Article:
San Francisco Mayor Mark Farrell on Tuesday announced the appointment of County Clerk Catherine Stefani to his former District 2 seat on the Board of Supervisors, filling the vacancy left after his appointment by the board as interim mayor last week.
Stefani, a Cow Hollow resident, spent nine years serving as Farrell's legislative aide before being appointed county clerk last year. She has also worked as a deputy district attorney for the Contra Costa County District Attorney's Office and as a policy analyst and aide for San Jose Vice Mayor Cindy Chavez and state Assemblyman Herb Wesson.
She is also the spokesperson for the San Francisco Chapter of Moms Demand Action for Gun Sense in America and serves on the board of directors for the Homeless Prenatal Program.
"For nearly a decade, Catherine has been working inside and outside of City Hall to make District 2 safer, stronger and healthier for everyone," Farrell said in a statement. "Her track record speaks for itself."
Farrell was expected to term out of his District 2 seat in January 2019 before his appointment as mayor, and several candidates have already said they planned to run for the board seat this November, including Kat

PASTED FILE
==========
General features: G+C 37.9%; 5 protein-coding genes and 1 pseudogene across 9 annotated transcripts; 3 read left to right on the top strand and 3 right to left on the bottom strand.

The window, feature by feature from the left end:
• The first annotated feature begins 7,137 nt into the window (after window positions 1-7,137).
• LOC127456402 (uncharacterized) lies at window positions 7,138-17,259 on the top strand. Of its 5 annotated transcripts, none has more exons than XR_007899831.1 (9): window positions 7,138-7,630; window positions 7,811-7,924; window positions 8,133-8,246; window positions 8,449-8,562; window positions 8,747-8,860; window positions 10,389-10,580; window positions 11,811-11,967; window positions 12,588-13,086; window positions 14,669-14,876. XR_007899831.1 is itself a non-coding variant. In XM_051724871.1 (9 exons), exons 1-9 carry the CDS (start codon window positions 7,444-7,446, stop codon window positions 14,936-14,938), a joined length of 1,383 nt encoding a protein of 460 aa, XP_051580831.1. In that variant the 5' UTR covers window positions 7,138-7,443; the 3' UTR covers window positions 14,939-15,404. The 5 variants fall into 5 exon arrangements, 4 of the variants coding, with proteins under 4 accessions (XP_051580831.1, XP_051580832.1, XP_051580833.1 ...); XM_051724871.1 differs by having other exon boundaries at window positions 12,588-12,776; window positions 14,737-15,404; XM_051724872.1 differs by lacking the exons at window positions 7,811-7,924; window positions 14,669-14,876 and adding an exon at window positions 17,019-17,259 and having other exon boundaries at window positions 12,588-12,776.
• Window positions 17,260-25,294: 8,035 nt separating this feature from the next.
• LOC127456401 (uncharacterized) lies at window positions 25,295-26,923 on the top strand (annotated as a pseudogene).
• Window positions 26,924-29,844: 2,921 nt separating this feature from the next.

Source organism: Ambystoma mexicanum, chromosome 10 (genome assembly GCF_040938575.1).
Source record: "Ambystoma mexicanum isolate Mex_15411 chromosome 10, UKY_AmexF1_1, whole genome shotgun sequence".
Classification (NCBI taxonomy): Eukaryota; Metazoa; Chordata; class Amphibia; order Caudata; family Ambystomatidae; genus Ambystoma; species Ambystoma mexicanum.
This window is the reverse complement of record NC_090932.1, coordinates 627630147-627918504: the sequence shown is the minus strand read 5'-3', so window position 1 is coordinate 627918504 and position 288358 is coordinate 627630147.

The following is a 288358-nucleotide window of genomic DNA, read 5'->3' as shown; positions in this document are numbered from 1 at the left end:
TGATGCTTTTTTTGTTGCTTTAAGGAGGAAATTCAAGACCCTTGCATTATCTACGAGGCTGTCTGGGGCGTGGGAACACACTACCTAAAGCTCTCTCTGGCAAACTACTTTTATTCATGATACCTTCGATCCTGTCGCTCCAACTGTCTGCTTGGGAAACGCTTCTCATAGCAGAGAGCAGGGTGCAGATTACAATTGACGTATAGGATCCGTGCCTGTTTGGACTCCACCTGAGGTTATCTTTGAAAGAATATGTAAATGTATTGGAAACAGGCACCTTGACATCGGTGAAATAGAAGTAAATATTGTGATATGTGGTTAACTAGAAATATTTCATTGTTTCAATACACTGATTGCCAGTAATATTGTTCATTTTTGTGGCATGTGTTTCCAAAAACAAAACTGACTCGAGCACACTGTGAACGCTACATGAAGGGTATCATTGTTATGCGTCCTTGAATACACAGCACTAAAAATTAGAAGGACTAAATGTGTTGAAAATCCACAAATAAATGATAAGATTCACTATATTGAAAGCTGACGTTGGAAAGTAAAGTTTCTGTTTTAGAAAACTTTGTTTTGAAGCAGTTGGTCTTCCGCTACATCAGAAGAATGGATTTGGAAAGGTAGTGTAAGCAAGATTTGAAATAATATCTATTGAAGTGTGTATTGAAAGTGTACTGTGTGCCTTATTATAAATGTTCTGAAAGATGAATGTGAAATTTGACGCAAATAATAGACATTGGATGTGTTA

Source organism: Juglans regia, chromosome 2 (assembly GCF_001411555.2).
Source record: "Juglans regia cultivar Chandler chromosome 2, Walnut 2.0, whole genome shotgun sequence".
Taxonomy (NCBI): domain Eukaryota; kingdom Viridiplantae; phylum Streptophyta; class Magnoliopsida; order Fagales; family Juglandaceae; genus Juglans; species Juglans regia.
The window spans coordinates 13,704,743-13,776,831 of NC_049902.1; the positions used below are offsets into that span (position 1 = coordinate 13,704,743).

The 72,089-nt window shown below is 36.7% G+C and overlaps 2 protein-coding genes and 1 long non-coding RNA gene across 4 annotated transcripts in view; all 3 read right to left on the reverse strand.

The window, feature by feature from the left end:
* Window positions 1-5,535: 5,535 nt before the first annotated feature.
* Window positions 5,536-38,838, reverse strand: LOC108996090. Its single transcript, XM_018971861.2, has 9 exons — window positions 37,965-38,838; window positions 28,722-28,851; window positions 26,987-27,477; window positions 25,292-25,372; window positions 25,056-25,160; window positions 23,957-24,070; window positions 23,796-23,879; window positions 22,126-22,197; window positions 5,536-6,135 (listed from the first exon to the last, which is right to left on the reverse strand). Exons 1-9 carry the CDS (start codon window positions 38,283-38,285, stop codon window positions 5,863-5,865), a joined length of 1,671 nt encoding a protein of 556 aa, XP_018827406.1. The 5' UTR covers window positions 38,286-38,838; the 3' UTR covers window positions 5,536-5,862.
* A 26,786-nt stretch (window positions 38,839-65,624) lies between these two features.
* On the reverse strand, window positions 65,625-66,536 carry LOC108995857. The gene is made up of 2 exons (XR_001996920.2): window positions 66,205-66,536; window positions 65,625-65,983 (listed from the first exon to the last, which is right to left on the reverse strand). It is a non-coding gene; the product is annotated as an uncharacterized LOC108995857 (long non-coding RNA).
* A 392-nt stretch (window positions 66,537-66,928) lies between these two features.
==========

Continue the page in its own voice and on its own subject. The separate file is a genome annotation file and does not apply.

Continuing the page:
Anderson, Schuyler Hudak and Nick Josefowitz.
Farrell's early departure and Stefani's appointment are likely to change the dynamics of the election.
Prior to Farrell's announcement, Supervisor Malia Cohen had said she planned to introduce a resolution at today's board meeting calling for the appointment of a "caretaker" supervisor to the District 2 seat, meaning
someone who is not seeking election, so that the appointee would not have the advantage of incumbency.
The resolution echoed similar language used by the board's progressive supervisors when they voted last week to oust Board President London Breed as acting mayor and replace her with Farrell.
Breed is running for mayor against progressive candidates Mark Leno and Supervisor Jane Kim, while Farrell, who usually sides with the board's more moderate faction, had already said he would not be running.
"We should hold each office to the same standard," Cohen said. "This is about principle and good governance. A level playing field in the Supervisorial races is no less important than in the Mayoral race."